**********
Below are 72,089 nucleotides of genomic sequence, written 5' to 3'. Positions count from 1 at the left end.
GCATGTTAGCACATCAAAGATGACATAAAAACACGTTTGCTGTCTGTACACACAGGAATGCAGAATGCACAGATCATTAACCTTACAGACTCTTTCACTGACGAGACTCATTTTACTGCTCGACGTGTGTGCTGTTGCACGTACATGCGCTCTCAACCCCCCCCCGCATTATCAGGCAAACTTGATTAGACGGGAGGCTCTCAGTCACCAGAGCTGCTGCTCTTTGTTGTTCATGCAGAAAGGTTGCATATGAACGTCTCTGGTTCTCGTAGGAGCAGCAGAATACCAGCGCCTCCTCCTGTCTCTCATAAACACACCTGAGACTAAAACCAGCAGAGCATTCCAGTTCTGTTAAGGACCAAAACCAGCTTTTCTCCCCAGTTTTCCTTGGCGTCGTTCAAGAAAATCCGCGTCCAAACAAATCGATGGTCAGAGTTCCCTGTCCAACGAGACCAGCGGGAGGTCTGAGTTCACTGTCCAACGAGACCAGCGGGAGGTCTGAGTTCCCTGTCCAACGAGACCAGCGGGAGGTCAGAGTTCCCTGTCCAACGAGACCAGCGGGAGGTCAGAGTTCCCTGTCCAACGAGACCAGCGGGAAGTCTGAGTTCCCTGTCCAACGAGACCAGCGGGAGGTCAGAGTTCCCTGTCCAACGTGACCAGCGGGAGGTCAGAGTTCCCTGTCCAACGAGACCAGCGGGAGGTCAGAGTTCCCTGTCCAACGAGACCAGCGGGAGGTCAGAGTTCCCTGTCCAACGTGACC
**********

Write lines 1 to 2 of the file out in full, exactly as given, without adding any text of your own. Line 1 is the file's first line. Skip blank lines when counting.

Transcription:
Below are 72,089 nucleotides of genomic sequence, written 5' to 3'. Positions count from 1 at the left end.
GCATGTTAGCACATCAAAGATGACATAAAAACACGTTTGCTGTCTGTACACACAGGAATGCAGAATGCACAGATCATTAACCTTACAGACTCTTTCACTGACGAGACTCATTTTACTGCTCGACGTGTGTGCTGTTGCACGTACATGCGCTCTCAACCCCCCCCCGCATTATCAGGCAAACTTGATTAGACGGGAGGCTCTCAGTCACCAGAGCTGCTGCTCTTTGTTGTTCATGCAGAAAGGTTGCATATGAACGTCTCTGGTTCTCGTAGGAGCAGCAGAATACCAGCGCCTCCTCCTGTCTCTCATAAACACACCTGAGACTAAAACCAGCAGAGCATTCCAGTTCTGTTAAGGACCAAAACCAGCTTTTCTCCCCAGTTTTCCTTGGCGTCGTTCAAGAAAATCCGCGTCCAAACAAATCGATGGTCAGAGTTCCCTGTCCAACGAGACCAGCGGGAGGTCTGAGTTCACTGTCCAACGAGACCAGCGGGAGGTCTGAGTTCCCTGTCCAACGAGACCAGCGGGAGGTCAGAGTTCCCTGTCCAACGAGACCAGCGGGAGGTCAGAGTTCCCTGTCCAACGAGACCAGCGGGAAGTCTGAGTTCCCTGTCCAACGAGACCAGCGGGAGGTCAGAGTTCCCTGTCCAACGTGACCAGCGGGAGGTCAGAGTTCCCTGTCCAACGAGACCAGCGGGAGGTCAGAGTTCCCTGTCCAACGAGACCAGCGGGAGGTCAGAGTTCCCTGTCCAACGTGACC